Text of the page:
Today we interview Lisa Waterman Gray, a renowned food and travel writer and photographer who has published thousands of stories for national, international, regional and local publications including USAToday.com and Dreamscapes Travel & Lifestyle Magazine. Lisa is also the writer of An Explorer’s Guide: Kansas and co-author of numerous other books.
Hi Lisa and welcome back to the Flavours blog. We’d love to hear what you’ve been up to since our last talk. What’s been inspiring you lately in food photography?
Although I still use a digital SLR camera if I’m shooting food for professional purposes, I’m blown away by the quality of images you can sometimes get from a cellphone camera.
I love how chefs are stretching themselves with more inventive and artistic food presentations, including rustic pottery, bowls with asymmetrical edges and small cutting boards that cradle multiple ingredients for appetizers so customers can compose their own individual ‘bites.’ It’s also amazing how a drizzle of chocolate sauce on dessert, or creme fraiche atop a soup, elevates the look of a dish.Courtesy of Lisa Waterman Gray[/caption]
What’s your new favourite food?
That would have to be jackfruit, particularly when it mimics meat. It’s a truly remarkable plant with an enormous array of uses. I recently completed a feature about jackfruit, for the Kansas City Star newspaper, which you can read here.Courtesy of Lisa Waterman Gray[/caption]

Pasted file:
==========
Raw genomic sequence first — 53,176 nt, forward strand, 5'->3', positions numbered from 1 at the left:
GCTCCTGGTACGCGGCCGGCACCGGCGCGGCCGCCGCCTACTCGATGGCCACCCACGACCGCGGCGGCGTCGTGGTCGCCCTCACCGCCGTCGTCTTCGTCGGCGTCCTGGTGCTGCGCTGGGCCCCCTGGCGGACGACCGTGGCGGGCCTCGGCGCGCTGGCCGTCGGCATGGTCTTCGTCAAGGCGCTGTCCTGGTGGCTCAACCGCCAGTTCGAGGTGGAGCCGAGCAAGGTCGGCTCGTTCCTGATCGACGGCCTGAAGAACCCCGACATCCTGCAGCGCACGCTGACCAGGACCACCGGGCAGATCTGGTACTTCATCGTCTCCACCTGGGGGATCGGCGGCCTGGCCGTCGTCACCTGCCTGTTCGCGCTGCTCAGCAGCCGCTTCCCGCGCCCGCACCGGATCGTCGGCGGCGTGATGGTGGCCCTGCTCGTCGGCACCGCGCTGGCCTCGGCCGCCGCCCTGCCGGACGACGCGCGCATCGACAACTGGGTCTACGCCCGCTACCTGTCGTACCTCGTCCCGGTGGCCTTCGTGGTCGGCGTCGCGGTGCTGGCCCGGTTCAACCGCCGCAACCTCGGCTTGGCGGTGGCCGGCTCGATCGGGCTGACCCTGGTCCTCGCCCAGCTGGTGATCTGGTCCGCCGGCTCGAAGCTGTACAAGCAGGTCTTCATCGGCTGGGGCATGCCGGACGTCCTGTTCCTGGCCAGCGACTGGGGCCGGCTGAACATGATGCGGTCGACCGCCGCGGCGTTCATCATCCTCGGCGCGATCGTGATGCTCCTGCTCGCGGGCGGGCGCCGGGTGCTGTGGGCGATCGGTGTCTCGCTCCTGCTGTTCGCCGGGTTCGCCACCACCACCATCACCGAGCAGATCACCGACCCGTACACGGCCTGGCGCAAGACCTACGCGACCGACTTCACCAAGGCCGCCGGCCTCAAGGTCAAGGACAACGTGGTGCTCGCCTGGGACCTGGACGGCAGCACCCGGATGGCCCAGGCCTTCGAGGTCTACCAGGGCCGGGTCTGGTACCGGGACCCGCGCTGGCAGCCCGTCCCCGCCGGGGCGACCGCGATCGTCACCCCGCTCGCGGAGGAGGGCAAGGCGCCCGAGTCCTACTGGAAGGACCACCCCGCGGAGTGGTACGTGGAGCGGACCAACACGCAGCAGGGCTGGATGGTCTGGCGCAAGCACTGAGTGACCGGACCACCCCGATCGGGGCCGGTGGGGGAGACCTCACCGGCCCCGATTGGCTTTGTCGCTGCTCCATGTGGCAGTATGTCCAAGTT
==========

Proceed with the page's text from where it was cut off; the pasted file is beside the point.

Your travel photography and writing portfolio is very impressive, could you share with us any tips for taking better pictures when travelling?
Use natural light versus flash, as often as possible. If I want to photograph a restaurant dish in a dark room, I shoot the image (using a digital SLR camera) with and without flash. Then I choose whichever image most resembles the dish as I saw it with my naked eye. I also make minor shadow and highlight changes, in my computer, to help reflect the naked eye image.
Lastly, which destination in Italy is next on your bucket list and why?
I very much want to visit Modena. I had originally scheduled a visit to a balsamico maker, and an overnight stay at a bed and breakfast there, in 2014. But massive flight delays, and other commitments in Italy, caused me to cancel that part of the trip. In addition, I can explore more of my mother’s Renaissance Italian heritage throughout Modena.